How long can SARS-CoV2 (Coronavirus) survive on surfaces?

Here is what we know right now about viability of the virus that causes COVID-19 on surfaces


A New York City Metropolitan Transportation Authority worker sanitizes surfaces in high-traffic areas. Image: Patrick Cashin / MTA New York City Transit

Researchers from the National Institute of Health recently released preliminary data on a study to determine how long SARS-CoV-2 (the virus that causes COVID-19) can live on different types of surfaces. Here is a summary of their findings, and what it means for you at home and at work:

SARS-CoV-2 viability in the air and on surfaces

The NIH experiment only measured SARS-CoV-2 in aerosols (a suspension of particles in the atmosphere) for the duration of the 3-hour experiment. In the laboratory conditions SARS-CoV-2 remained aerosolized. However, the current theory on real-world transmission doesn’t point towards aerosolization as an exposure risk, but rather respiratory droplets are the most likely risk for transmission

The same NIH experiment also reported viable virus particles were found on plastic and stainless steel for up to 72 hours after exposure. On copper, SARS-CoV-2 was detectable for up to 4 hours, and on cardboard for up to 24 hours.

What this NIH study did not examine, however, is if SAR-CoV-2 is actually aerosolized in real-world environments. Right now, we only know of another recent study about researchers who went into patients’ rooms and measured where the virus particles were found. They checked surfaces in the room as well as the air. Even though many surface samples were positive (door handles, toilet bowls, sinks), none of the air samples taken were positive for SAR-CoV-2. This study was small (only three patients’ rooms were examined), and it was not possible to sample the entire air volume of the room, however it continues to support the existing belief that SARS-CoV-2 is transmitted mostly through respiratory droplets, not aerosols.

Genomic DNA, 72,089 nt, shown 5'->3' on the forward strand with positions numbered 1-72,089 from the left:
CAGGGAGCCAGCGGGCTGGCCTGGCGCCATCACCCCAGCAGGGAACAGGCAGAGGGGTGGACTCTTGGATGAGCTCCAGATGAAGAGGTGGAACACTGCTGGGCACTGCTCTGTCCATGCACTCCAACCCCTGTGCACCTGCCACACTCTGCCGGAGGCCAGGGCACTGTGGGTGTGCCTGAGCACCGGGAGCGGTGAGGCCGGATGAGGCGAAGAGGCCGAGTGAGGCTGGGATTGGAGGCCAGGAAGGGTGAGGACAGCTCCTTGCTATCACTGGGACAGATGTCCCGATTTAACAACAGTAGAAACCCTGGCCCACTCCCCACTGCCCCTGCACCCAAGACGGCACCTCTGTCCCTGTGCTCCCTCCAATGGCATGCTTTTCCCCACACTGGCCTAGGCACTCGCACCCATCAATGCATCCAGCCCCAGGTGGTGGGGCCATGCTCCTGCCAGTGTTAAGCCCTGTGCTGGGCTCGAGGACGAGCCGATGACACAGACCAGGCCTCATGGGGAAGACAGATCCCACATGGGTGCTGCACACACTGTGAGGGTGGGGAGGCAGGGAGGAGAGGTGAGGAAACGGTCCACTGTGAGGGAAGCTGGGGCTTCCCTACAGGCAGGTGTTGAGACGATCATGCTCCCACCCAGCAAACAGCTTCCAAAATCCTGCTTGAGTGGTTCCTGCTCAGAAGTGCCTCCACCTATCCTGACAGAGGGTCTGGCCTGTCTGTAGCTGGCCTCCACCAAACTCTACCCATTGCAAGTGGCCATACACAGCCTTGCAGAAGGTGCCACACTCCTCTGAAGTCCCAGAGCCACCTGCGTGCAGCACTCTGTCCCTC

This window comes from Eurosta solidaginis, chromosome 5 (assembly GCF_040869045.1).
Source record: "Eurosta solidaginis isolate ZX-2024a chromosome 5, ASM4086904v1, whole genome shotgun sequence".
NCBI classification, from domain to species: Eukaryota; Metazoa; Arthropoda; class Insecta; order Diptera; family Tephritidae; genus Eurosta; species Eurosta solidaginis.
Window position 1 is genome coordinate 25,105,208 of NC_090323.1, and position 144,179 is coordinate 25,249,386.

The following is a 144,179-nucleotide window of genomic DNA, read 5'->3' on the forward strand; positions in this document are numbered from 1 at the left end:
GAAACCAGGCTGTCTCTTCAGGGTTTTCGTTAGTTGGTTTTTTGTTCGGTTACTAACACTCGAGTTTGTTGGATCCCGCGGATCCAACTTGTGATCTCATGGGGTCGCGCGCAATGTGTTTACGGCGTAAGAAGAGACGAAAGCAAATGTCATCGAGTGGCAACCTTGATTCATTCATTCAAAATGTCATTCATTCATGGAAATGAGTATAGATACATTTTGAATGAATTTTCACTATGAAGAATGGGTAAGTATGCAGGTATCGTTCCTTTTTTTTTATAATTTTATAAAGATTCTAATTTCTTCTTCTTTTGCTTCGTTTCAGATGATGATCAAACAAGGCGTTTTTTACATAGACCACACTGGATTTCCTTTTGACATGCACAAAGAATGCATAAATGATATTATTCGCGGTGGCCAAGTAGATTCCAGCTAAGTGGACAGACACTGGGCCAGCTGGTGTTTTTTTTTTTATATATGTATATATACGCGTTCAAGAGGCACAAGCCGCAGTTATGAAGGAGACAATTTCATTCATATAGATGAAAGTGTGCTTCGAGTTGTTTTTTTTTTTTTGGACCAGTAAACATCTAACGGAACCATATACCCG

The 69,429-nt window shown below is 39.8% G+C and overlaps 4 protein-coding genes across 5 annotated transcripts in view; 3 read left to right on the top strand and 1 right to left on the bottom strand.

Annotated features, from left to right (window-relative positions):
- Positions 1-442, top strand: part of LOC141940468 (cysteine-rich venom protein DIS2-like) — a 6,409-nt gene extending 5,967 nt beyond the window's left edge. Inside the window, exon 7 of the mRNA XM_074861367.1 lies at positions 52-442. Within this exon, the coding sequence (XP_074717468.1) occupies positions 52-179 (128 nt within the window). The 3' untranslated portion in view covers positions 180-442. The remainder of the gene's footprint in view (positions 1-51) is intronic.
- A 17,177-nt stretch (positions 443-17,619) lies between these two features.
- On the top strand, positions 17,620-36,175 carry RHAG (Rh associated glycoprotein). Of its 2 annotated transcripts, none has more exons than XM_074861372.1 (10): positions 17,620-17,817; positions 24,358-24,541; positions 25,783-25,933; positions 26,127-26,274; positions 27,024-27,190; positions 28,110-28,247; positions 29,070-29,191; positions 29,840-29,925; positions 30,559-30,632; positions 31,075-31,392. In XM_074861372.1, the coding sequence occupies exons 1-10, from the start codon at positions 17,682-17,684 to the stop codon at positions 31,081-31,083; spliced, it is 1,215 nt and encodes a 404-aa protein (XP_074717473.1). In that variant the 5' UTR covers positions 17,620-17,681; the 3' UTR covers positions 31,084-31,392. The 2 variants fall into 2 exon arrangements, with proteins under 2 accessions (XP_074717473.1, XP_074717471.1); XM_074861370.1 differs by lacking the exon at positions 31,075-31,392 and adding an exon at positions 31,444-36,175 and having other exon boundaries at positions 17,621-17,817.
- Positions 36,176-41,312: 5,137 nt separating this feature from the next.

Respiratory droplets are larger particles that do not remain suspended in the air, but instead fall to the air with gravity. You can get infected with respiratory droplets when someone nearby, generally within 6 feet, coughs or sneezes.

What this means for us is that the virus can infect people through the air as respiratory droplets, but we still do not have any evidence that SAR-CoV-2 lingers in the air for long periods of time in an aerosolized form in public. This, of course, may change, as we continue to rapidly study this virus.

Healthcare providers still critically need PPE

There are some invasive medical procedures, such as endotracheal intubation, where aerosolized particles may be created, which further increases the need for our frontline healthcare providers to have adequate access to personal protective equipment (PPE), such as N95 masks and face shields.

Protecting against virus transmission

The potential durability of SAR-CoV-2 highlights the importance of social distancing and for members of the public to stay home as much as possible even more; the respiratory droplets from a person with COVID-19 can remain on surfaces for hours to days.

The best way for non-responders to avoid exposure to COVID-19 is to stay away from public spaces as much as possible: areas where potentially contagious people have been present. You can reduce your time in public by ordering groceries online for curbside pick-up or contact-free delivery to your home, and doing the same with essential medications from the pharmacy. Cancel other public outings, and limit your physical social contact to the people in your home, or a few close friends nearby. Public safety departments should continue to advocate for their communities to stay home and practice social distancing through social media campaigns and public announcements.

Clean the high touch surfaces in your house daily. Countertops, doorknobs, handles, desks, faucets, sinks (and don’t forget your computer, keyboard, and mouse, as many of us work from home!). Any household cleaning product or disinfectant will do the job. Wash your hands regularly and avoid touching your face. Sneeze or cough into a tissue and dispose of it immediately, then wash your hands again. When in doubt, wash your hands. A little soap and water goes a long way.


  1. N van Doremalen, et al. Aerosol and surface stability of HCoV-19 (SARS-CoV-2) compared to SARS-CoV-1. The New England Journal of Medicine. DOI: 10.1056/NEJMc2004973 (2020).

Emily Pearce, BS, EMT-P, FAWM, DiMM is a paramedic and third-year medical student at the University of New Mexico. Emily has a bachelor’s degree from the University of Virginia and has been involved in EMS since 2008. She has worked as an EMT-Basic in rural Virginia, a search and rescue paramedic for the National Park Service in Grand Canyon National Park, and a prehospital educator and researcher at UNM.

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